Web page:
Filter trial agreements imminent

Filter trial agreements imminent

Summary: The next few days will see the Department of Broadband, Communications and the Digital Economy sign agreements with some of the internet service providers (ISP) who submitted applications to be a part of the ISP-level objectionable content filtering trial.

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The next few days will see the Department of Broadband, Communications and the Digital Economy sign agreements with some of the internet service providers (ISP) who submitted applications to be a part of the ISP-level objectionable content filtering trial.

(Credit: DO NOT WANT Internet Filtering
by Mike Ando, aka RIUM+, CC2.0)

According to a spokesperson for Communications Minister Stephen Conroy's office, the department received 16 applications. Although it had been hoping to have the trial begin before Christmas, this did not occur with the trial yet to get underway.

However, now agreements for at least some of the 16 were close to completion, the spokesperson said. In these agreements, each company would have set its own date to begin trialling the filter, instead of having a communal start. The minimum time for the ISPs to carry out the trial is six weeks.

Although some companies will have come off the block first, the others would not be excluded, instead set to reach agreement with the department later.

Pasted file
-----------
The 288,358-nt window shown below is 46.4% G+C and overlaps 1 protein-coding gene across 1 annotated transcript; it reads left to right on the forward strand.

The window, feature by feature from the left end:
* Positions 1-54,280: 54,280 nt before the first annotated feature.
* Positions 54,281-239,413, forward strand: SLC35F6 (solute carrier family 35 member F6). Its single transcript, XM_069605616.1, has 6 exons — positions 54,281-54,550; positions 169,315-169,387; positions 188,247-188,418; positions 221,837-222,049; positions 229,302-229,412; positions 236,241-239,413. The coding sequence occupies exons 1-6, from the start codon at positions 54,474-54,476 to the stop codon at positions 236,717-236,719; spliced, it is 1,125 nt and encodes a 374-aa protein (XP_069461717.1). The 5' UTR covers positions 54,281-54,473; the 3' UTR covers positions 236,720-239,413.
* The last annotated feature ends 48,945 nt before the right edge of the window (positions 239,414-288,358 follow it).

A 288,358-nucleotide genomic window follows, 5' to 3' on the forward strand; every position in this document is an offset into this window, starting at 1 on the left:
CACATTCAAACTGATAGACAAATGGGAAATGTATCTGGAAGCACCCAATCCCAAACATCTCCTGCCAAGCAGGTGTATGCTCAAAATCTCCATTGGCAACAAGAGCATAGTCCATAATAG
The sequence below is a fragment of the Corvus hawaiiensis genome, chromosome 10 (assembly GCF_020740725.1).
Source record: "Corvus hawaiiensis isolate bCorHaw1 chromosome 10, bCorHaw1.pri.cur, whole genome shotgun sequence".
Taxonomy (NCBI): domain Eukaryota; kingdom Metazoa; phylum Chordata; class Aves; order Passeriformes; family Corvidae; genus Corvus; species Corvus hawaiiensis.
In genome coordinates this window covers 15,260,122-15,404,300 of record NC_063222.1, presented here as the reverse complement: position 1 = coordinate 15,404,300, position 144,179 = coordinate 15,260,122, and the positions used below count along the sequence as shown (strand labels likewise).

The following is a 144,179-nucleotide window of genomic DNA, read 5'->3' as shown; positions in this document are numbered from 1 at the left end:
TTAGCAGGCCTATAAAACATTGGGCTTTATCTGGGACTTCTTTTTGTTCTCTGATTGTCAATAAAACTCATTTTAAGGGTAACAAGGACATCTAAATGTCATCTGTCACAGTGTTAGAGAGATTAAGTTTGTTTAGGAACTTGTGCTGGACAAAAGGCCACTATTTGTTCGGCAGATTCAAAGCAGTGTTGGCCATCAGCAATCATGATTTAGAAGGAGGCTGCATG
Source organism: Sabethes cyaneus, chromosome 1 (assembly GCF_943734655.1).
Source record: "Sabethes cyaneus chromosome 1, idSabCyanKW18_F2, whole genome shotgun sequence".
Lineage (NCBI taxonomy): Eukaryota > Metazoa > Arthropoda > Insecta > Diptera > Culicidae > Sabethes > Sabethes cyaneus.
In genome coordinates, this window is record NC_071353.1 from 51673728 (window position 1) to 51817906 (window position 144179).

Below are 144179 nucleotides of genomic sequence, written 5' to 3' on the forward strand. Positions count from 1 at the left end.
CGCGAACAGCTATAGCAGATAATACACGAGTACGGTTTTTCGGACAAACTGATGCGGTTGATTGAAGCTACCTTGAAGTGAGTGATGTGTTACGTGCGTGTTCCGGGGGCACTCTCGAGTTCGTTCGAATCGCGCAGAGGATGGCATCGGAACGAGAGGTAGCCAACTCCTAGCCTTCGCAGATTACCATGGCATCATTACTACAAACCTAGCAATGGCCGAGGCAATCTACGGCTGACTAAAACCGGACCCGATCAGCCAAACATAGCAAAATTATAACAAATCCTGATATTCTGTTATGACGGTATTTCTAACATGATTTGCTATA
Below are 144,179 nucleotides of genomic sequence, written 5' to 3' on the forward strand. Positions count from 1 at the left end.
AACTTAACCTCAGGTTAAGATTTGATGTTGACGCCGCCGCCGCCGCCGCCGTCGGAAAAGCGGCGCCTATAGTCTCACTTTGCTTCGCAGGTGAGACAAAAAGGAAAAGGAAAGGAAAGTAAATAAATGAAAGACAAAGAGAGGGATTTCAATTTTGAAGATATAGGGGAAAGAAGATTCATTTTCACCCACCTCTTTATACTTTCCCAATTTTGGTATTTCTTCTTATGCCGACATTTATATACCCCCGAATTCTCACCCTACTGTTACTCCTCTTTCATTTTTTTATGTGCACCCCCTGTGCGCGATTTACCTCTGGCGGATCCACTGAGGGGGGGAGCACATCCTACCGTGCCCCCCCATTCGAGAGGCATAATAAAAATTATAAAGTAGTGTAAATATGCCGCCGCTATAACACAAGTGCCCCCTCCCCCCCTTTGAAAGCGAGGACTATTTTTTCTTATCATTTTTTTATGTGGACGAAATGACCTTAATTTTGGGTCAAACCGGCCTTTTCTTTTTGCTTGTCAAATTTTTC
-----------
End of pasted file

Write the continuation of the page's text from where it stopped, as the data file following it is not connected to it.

The government's controversial filter, which has seen passionate naysayers join together in horror on comment threads and even arrange a protest, is intended to keep internet nasties such as child pornography off Australian monitors.

Nonetheless, there has been much debate around the subject, with many believing the filter would significantly slow down internet speeds and would in any case not be effective. Some believe that the blacklist of sites would expand until free speech was impinged upon.

The criticism has not only been in the consumer arena, with ISPs themselves criticising the plan. iiNet has publicly said that it is only participating in the trial so as to prove it won't work.

Other ISPs who put in expressions of interest for the filter included Optus, Exetel, iPrimus and Unwired.

Topics: Censorship, Government AU, Telcos, Optus

Suzanne Tindal

About Suzanne Tindal

Suzanne Tindal cut her teeth at ZDNet.com.au as the site's telecommunications reporter, a role that saw her break some of the biggest stories associated with the National Broadband Network process. She then turned her attention to all matters in government and corporate ICT circles. Now she's taking on the whole gamut as news editor for the site.

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  • FREE COUNTRY

    Wow!, who dares to say that this is not a free country, judging by the decision to introduce a porn filter, among other things like mandatory flouridation.

    We can easily see that freedom is at it's peak in Australia if you don't believe it, ask the ones who are behind this filtering crap they will tell you what your freedom means.

    Porn filters should be provided to those who want it, and those sickos with child tendencies should be hanged once proven gujilty, hiding the head in the sand won't make this problem dissapear but severe punisment will deter most of these maniacs.

    if this keeps going like this, soon we will have more freedom in a comunist dictator ship than in this country.

    But what the heck if you don't like it you can always move somewhere else, don't you.?
    anonymous